Leaving aside the issue of whether outsourcing critical government intelligence functions such as intelligence gathering, data analysis and background investigation to contractors is a good idea, why the hell is there not pervasive, or ubiquitous auditing of those same contractors? Why is is this coming to light now instead of 30 seconds after they submitted their first incomplete application?

  17. 17
    jrg says:

    So the NSA knows more about neckbeards playing WoW than they do about their own employees? That’s fucking awesome.

  18. 18
    Cervantes says:

    @low-tech cyclist:

    I’m sure that everybody who is howling to have Snowden locked up […]

    Charlie Pierce:

    One of the more dishonorable ways to discuss the what our all-too-human, but curiously error-prone, heroes of the NSA have been up to since we all decided to hide under the bed in 2001 is to make it all about Edward Snowden, International Man Of Luggage, and what he did, and about Glenn Greenwald, and what he did. But the fact is that the available evidence is that the NSA was at the very least barbering its own regulations, and at the very most breaking the law.

  19. 19
    Ash Can says:

    @low-tech cyclist: Actually, yes, we do. Or let me clarify — I personally would prefer for Snowden to face justice for what he did, whether it involves any kind of sentencing or not. Russia’s not going to hand him over, however, so he’ll stay where he is. Oh well. In the meantime, though, if the assholes who snoozed through Snowden’s background check in the first place can be brought to justice — and get the fucking book thrown at them, because, like the ratings agencies in the financial crash, they’re really the ones who are ultimately responsible — I’d be thoroughly delighted.

  20. 20
    Cervantes says:

    @Omnes Omnibus:

    An expensive program with little to no positive results and questionable Constitutionality. What’s not to love?

    And illegality even before we get to questions of constitutionality.

  21. 21

    Whose idea was it to outsource background checks?

  22. 22
    C.V. Danes says:

    You mean utilizing multinational firms who have no real allegiance to any country to service critical parts of your national security infrastructure is probably not such a smart strategy?

    Jeez. Who could of predicted that?

  23. 23
    C.V. Danes says:

    @schrodinger’s cat:

    Whose idea was it to outsource background checks?

    The people who’s background checks were outsourced.

  24. 24
    muricafukyea says:

    I counted exactly 1 post on Obama’s big NSA speech about what he is doing about it. It was only a half assed post (not that any other post is much different) by phone it in muckymux. I think it was only 1 or 2 sentences. You wankers have been going on and on about this NSA stuff about “oh noezzz, the gubmit knows how much porn you watch”…but when some actual facts and objectivity from the president is presented you are all…hey look at that shiny object over there.

    Now that everyone forgot about that speech you wanks are back to pissing and moaning.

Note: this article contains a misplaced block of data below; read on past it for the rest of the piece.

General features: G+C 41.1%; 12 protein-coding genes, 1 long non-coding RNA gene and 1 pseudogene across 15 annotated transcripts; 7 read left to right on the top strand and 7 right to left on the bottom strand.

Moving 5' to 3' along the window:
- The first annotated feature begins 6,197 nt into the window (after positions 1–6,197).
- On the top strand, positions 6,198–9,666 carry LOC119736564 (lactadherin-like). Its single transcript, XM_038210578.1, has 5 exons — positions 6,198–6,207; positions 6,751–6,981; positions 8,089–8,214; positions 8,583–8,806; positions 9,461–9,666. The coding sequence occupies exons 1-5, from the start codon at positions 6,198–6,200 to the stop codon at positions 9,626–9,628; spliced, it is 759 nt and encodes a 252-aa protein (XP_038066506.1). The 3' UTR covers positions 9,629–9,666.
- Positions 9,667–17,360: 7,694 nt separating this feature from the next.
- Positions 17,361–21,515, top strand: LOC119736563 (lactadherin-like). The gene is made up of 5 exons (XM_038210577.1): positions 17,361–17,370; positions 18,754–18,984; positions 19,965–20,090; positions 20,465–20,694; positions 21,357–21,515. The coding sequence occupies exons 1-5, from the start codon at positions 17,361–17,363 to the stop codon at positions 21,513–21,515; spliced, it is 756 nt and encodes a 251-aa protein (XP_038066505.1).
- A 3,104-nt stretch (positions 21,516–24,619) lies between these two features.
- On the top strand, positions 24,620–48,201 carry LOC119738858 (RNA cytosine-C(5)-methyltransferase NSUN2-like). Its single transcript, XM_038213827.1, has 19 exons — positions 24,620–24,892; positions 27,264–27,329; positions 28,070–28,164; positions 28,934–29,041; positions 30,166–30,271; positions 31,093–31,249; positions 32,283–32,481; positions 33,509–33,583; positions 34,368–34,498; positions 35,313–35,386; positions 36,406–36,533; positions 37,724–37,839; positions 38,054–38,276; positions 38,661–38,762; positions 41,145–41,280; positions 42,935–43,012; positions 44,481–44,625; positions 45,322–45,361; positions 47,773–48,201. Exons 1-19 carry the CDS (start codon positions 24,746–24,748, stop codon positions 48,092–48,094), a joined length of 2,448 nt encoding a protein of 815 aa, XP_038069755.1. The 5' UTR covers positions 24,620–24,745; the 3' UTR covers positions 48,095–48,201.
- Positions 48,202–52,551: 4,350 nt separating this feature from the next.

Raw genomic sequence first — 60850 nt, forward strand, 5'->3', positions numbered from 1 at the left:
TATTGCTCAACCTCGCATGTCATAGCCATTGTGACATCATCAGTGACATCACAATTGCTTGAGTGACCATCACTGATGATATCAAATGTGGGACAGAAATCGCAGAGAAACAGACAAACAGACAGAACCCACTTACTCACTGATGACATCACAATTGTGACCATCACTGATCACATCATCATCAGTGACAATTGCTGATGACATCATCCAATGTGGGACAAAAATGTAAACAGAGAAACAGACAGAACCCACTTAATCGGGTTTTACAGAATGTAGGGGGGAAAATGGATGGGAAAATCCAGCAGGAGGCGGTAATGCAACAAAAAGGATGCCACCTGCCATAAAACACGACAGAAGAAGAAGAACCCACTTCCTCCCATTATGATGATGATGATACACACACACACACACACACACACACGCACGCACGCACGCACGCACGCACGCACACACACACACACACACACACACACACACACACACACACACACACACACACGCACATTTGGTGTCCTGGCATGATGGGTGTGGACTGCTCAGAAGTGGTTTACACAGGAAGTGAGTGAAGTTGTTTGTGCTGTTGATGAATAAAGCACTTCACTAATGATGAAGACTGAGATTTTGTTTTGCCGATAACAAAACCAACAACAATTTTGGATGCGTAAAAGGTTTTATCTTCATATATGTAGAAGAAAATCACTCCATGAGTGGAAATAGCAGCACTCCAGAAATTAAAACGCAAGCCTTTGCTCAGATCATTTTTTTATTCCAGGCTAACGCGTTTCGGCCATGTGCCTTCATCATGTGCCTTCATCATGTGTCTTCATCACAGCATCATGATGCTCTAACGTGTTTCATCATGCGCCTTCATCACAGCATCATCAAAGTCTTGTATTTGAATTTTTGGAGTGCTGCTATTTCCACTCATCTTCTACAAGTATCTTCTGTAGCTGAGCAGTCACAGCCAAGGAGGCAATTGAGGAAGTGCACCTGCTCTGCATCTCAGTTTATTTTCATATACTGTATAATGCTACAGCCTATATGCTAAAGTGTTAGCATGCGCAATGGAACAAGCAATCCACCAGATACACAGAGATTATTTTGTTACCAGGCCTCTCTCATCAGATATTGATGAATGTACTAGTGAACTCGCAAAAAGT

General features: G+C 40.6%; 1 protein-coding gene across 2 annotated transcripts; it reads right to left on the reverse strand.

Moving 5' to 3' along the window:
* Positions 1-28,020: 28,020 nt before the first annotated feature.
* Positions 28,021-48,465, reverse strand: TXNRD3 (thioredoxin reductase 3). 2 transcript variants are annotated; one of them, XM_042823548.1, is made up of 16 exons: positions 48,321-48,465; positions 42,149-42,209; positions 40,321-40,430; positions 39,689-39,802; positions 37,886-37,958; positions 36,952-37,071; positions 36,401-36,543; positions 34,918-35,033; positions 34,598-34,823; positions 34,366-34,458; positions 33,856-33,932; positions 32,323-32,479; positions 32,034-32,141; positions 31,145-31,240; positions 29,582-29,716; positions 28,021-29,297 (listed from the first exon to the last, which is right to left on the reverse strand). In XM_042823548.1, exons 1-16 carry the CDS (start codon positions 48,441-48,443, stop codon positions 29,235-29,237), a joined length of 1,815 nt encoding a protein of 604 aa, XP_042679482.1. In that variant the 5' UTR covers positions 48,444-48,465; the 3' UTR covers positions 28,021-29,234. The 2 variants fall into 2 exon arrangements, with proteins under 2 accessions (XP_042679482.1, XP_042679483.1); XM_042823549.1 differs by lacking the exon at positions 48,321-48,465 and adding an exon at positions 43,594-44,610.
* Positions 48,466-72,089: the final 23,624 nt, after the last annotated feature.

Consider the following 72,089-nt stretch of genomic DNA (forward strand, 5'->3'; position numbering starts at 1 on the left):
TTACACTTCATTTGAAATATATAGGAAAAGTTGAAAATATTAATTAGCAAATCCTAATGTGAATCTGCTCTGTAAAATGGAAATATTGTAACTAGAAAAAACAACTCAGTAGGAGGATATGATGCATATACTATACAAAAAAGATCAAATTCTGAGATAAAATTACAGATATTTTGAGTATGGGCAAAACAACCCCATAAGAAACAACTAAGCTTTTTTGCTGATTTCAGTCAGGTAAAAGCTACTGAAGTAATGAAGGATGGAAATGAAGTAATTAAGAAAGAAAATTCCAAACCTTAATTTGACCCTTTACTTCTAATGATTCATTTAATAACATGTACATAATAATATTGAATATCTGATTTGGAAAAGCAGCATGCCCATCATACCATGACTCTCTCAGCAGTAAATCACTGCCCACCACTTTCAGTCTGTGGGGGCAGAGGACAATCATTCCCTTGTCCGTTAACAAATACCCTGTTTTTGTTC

25. 25
    SiubhanDuinne says:

    @Tom Levenson: Faster than me!

  26. 26
    NorthLeft12 says:

    @Gex: Thanks for a succinct analysis of the capitalist mindset.

    The # 1 goal is to make a substantial profit on any contract, so things like doing the work to the customer’s satisfaction come in a distant second.

  27. 27
    geg6 says:

    @low-tech cyclist:

    Not that I want Snowden hung or anything, but I think he certainly should be prosecuted and I also think that these and many other contractors hired on by our government in the last dozen years or so should be.

    Sorry to ruin your day.

  28. 28
    Tommy says:

    @Helmut Monotreme: good question. In another life I did a ton of work for DynCorp. Their IT division back in the late 90s.

    I had no idea until Blackwater was in the news that DynCorp had their own private army, much larger than Blackwater.

    So I started to look at them. They make billions in aircraft maintenence. The military to a large extent doesn’t even do repairs on their own planes.

    We outsource almost everything. And having a few friends and family members active service, I can assure you they get paid a lot less.

  29. 29
    ericblair says:

    @schrodinger’s cat:

    Whose idea was it to outsource background checks?

    That was Congress, as part of Al Gore’s civil service streamlining, unfortunately. There are contract and government clearance investigators, and from what information I have access to, historically there’s not a significant quality difference in contract versus government investigations (yes, they do monitor this). However, the contractors are sweatshops and the burnout on staff is really bad, and USIS has had a bad rep for years. This will probably be the end of USIS and good riddance.

    The underlying issue is that the clearance process itself sucks. It’s archaic, uses crappy tools, and is obsessed with irrelevant detail at the expense of actual analysis. This leads to time-consuming inefficiencies, which are coupled to an excessive workload and limited resources per investigation, plus rather stupid completion metrics. The main hangout for these guys is here, which is an interesting read if you’re into that sort of thing.